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‘We had to break it to her that she was in the wrong hotel,’ smiles our new BFF from Bermonds Locke over a bouncy red-or-three in their buzzy co-working space. ‘She was absolutely. Gutted.’

The crestfallen lady of our tale had walked into Locke’s brand new outpost in London’s swinging Bermondsey after booking a penny-pricewise few days up in town, and was expecting… well, the sort of thing you’d expect for under £100 a night in one of the world’s priciest cities. So when she walked into a light-drenched expanse of cool, where bright young-to-middle-aged things in all the right denim sipping artisanal coffee tapped away at their MacBooks while a sexy video installation played against a white-washed wall behind them and up, over there, beyond the slick-but-not-too-slick check-in desk the last of an early autumn sun was pawing over the communal courtyard and, in the distance, the telltale hullabaloo of an early dinner setting in an industrial-lite restaurant – perhaps one from a highly acclaimed chef, who can say? – wafted through the air that was scented with its own bespoke, sweet perfume, well, she thought she’d won the hotel lottery.

‘I’m afraid your hotel’s next door, madam.’ Thank god they didn’t show her the rooms.

Because Bermonds Locke – the fifth in a line of zeitgeisty hotel… let’s call them ‘concepts’ for the want of a better cliché, from Locke – has nailed it so hard they’re going to have to get considerably bigger nails. What Locke have done is take everything the savvy traveller (or the stylish local, they don’t mind) wants, plus a whole bunch of things they don’t know they want yet, and created oases of all of the above in the coolest neighbourhoods in the coolest cities on the planet.

London came first (natch. There are two others, plus several more on the verge), there’s a beaut of a one called Eden Locke in Edinburgh’s New Town while Manchester’s takes over a massive warehouse right by the Gay Village; Dublin’s next, then comes the Euro takeover (Berlin, Lisbon, Munich) and then, at this rate, the world. The US totally needs this schizz.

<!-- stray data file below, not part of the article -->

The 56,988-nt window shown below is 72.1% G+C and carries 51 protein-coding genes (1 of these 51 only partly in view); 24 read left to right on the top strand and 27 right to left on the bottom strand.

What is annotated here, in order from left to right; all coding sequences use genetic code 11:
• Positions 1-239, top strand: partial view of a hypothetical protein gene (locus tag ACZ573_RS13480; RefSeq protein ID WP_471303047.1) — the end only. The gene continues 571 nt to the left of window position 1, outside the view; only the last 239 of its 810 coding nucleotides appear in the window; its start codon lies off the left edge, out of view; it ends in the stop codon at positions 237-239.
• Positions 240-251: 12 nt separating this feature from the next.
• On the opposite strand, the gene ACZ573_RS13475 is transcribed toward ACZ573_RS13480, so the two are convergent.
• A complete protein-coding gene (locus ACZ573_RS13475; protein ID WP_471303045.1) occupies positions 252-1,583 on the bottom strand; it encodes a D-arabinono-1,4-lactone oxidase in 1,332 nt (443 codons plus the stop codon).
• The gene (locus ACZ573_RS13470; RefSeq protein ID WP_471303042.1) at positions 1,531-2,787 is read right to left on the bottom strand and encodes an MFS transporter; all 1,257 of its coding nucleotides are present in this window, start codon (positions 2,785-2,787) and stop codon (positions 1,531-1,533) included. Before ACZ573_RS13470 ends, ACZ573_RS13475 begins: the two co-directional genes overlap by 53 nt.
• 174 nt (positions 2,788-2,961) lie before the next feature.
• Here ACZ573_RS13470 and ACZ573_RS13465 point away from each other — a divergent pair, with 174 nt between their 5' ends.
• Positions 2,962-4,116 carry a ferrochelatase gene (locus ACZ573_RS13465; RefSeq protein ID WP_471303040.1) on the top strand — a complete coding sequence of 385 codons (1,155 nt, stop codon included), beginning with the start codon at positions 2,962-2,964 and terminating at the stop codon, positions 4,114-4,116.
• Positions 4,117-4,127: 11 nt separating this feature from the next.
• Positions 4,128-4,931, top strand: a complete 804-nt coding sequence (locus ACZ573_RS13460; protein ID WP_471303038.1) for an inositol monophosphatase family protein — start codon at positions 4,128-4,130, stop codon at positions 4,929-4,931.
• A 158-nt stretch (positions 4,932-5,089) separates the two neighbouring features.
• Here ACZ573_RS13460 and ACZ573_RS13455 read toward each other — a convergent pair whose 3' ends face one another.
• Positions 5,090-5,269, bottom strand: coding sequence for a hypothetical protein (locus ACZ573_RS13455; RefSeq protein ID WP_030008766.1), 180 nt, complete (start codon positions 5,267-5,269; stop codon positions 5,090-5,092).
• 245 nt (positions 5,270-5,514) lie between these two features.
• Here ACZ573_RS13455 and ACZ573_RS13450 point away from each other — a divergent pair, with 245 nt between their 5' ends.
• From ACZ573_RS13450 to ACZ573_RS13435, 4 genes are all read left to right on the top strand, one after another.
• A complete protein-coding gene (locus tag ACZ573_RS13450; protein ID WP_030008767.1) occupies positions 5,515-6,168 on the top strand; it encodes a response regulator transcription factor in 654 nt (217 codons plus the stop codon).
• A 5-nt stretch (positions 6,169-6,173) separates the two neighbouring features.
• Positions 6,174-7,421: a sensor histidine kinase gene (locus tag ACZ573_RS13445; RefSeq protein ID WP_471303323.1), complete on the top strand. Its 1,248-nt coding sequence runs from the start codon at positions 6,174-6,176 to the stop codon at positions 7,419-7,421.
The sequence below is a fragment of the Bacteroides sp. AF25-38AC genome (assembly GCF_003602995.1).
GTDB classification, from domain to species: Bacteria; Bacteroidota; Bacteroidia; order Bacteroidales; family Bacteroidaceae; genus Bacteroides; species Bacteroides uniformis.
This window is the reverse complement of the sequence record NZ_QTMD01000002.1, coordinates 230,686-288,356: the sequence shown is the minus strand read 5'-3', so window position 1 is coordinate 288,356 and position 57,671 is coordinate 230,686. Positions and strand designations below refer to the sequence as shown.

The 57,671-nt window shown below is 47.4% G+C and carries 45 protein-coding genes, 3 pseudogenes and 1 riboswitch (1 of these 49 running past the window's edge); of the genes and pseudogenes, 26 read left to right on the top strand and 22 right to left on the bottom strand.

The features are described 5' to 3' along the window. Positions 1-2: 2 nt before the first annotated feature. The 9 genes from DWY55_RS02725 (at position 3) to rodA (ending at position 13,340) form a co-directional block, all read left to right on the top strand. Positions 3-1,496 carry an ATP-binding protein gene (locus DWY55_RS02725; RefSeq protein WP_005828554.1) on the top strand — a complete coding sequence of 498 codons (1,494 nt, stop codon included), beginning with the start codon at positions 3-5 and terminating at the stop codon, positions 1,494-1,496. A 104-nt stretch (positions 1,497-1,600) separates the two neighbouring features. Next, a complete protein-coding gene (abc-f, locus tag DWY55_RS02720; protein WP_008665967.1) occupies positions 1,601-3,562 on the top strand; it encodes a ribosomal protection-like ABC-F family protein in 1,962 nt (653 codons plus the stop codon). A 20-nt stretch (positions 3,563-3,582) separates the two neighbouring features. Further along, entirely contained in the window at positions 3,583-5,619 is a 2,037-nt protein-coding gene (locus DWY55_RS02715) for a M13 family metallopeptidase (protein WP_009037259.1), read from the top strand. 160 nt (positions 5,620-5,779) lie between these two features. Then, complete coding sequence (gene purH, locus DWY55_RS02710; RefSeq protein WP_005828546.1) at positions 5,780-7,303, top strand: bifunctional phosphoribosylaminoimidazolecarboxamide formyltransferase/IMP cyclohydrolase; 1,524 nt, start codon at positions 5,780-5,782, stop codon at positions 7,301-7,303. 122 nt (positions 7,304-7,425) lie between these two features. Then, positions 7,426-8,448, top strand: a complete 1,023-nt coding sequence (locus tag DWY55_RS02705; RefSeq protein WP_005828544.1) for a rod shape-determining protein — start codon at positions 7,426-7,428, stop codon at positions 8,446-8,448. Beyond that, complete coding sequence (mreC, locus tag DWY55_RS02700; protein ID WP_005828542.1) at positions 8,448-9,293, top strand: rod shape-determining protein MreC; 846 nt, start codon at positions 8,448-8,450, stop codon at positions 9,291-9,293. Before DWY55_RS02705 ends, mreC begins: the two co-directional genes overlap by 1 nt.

Each has its own identity (wily. Getting different architects to design each one will sort that out), but the principal remains the same; accessible, affordable, sexy lifestyle hubs to stay in, hang out in, work in, work out in, eat in, drink in, drink some more in; for an hour, a day, a week, several months if you’re in the mood. A place to be. And they can totally have that line.

And Bermonds Locke has gone totally SoCal (‘Southern California’ in old money) on our asses, which is down to designers Holloway Li who were inspired by the Mojave Desert and jaunts to Joshua Tree. So you’ve got avenues of architectural succulents splashed against sun-scorched tones and walls of reflective brass, while the industrial remnants of the office block that once was (concrete, steel, you know the drill) makes it all pop. And because you’re nothing if you’re not sustainable, much of what’s around you is reused; the bricks holding up that communal table you’re working on, for example. A massive, milky, orby moon dangles over the check-in desk to complete the sizzling desert metaphor. You should see it when you’re a bottle or so down.